Southeast Asian Affairs 2006

Southeast Asian Affairs 2006
Date of publication:  2006
Number of pages:  365
Code:  SEAA6

About the publication

Southeast Asian Affairs 2006 provides an informed and readable analysis of the events and developments in the region in 2005. The first four articles present the political and economic overview of the region, a nuanced analysis on terrorism, and the role of Japan in East Asian community-building efforts. Eleven country reviews as well as five special theme articles follow, delving into domestic political, economic, security, and social developments during 2005 and their implications for countries in the region and beyond.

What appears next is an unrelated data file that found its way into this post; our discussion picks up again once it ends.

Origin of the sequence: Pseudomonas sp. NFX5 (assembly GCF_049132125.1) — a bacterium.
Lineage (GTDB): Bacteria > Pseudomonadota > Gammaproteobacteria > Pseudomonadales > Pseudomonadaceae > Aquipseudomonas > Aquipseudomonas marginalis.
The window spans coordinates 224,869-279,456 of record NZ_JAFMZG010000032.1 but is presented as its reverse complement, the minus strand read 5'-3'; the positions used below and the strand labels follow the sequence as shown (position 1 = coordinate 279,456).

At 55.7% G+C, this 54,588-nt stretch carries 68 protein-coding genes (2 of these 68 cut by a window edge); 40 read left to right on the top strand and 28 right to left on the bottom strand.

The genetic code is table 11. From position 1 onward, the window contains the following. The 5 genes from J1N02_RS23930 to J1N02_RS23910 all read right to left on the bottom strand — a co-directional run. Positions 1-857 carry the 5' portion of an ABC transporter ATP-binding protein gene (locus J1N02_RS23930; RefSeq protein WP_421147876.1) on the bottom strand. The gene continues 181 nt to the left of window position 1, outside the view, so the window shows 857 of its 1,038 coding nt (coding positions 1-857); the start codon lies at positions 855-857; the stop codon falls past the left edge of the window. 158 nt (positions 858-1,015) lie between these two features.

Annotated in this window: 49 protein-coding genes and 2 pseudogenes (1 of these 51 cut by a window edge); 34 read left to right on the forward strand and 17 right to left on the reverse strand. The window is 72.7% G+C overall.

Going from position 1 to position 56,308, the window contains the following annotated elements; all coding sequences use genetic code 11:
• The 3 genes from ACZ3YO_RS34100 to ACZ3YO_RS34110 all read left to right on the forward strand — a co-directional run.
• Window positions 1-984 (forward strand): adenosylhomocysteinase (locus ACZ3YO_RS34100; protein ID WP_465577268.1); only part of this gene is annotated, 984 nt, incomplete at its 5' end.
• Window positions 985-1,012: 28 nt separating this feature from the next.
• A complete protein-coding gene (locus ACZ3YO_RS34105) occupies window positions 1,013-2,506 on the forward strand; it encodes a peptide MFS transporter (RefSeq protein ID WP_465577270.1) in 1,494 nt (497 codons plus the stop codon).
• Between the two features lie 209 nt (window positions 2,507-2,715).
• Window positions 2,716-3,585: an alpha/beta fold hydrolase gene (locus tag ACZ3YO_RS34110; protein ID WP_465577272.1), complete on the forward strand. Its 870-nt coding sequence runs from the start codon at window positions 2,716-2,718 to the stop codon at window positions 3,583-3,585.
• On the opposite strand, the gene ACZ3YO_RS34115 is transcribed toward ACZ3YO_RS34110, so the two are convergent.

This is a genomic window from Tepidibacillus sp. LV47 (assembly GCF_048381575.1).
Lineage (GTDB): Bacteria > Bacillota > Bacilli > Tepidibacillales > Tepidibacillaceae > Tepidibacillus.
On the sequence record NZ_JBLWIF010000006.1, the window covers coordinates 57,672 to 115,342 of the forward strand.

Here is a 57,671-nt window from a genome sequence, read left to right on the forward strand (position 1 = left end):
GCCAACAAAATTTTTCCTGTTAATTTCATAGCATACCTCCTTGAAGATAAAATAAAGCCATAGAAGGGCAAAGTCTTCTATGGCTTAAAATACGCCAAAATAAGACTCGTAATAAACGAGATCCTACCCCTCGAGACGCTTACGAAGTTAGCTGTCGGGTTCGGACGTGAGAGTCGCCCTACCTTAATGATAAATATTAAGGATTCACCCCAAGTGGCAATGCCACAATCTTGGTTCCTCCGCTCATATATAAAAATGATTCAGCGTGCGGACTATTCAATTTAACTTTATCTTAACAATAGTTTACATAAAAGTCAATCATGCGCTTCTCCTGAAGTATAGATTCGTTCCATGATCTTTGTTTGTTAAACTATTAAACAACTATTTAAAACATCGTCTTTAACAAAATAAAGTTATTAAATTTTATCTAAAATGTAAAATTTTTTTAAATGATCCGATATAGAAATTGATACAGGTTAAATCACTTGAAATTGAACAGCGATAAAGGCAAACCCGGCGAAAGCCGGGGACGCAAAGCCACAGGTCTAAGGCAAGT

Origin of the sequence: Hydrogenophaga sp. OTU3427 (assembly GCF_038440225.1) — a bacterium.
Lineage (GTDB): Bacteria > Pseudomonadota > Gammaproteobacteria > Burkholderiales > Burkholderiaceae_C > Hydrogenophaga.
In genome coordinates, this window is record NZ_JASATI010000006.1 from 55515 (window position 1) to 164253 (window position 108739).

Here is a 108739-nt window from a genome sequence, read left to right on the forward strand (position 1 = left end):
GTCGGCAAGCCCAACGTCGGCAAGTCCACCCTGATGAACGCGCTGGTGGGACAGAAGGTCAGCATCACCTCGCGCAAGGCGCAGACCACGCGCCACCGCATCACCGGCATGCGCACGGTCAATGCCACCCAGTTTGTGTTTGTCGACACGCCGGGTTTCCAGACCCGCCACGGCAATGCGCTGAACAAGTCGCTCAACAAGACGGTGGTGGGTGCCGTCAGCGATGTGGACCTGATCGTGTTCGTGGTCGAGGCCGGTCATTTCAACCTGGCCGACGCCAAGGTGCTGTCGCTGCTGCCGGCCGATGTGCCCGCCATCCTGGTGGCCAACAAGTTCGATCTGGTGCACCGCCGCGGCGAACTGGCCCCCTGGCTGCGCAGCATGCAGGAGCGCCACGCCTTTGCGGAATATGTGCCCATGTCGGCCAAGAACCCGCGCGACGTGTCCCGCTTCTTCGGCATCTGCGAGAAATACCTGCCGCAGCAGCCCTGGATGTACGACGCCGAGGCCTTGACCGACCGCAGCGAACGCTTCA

• Southeast Asian Affairs 2006 Southeast Asian Affairs 2006
  • Preliminary pages
  • Southeast Asia in 2005: Strength in the Face of Adversity, by Michael Vatikiotis, author
    Southeast Asia in 2005 was overshadowed by the tragic tsunami that struck Thailand and Indonesia's province of Aceh right at the end of 2004. The huge international relief effort, spearheaded by regional neighbours helped to put the worst affected areas back on their feet after so great a loss of life and property. Longer term, it has helped to create a better sense of community in Southeast Asia. Indonesia's remarkable political and economic stability, despite the burden of the tsunami was the highlight throughout the year. The author then reviews main developments in the rest of the region.
  • Southeast Asian Economies: A Year of Exogenous Shocks, by Cassey Lee, Boon-Huat Quah, Marc Foo, authors